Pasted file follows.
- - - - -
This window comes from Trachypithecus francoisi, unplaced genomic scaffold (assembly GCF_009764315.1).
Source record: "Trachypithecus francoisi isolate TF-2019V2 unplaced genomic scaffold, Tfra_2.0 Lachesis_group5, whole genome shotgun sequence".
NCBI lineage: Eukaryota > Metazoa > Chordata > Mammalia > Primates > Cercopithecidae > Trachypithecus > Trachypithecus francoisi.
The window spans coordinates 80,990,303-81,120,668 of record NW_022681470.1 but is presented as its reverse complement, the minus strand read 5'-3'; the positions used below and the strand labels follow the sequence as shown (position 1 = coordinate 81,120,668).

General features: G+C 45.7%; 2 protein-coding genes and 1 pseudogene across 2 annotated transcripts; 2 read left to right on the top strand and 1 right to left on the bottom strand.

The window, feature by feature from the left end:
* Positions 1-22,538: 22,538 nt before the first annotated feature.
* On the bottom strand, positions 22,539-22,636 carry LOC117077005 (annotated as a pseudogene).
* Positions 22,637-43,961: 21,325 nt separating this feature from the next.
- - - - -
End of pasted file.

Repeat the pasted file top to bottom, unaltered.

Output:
This window comes from Trachypithecus francoisi, unplaced genomic scaffold (assembly GCF_009764315.1).
Source record: "Trachypithecus francoisi isolate TF-2019V2 unplaced genomic scaffold, Tfra_2.0 Lachesis_group5, whole genome shotgun sequence".
NCBI lineage: Eukaryota > Metazoa > Chordata > Mammalia > Primates > Cercopithecidae > Trachypithecus > Trachypithecus francoisi.
The window spans coordinates 80,990,303-81,120,668 of record NW_022681470.1 but is presented as its reverse complement, the minus strand read 5'-3'; the positions used below and the strand labels follow the sequence as shown (position 1 = coordinate 81,120,668).

General features: G+C 45.7%; 2 protein-coding genes and 1 pseudogene across 2 annotated transcripts; 2 read left to right on the top strand and 1 right to left on the bottom strand.

The window, feature by feature from the left end:
* Positions 1-22,538: 22,538 nt before the first annotated feature.
* On the bottom strand, positions 22,539-22,636 carry LOC117077005 (annotated as a pseudogene).
* Positions 22,637-43,961: 21,325 nt separating this feature from the next.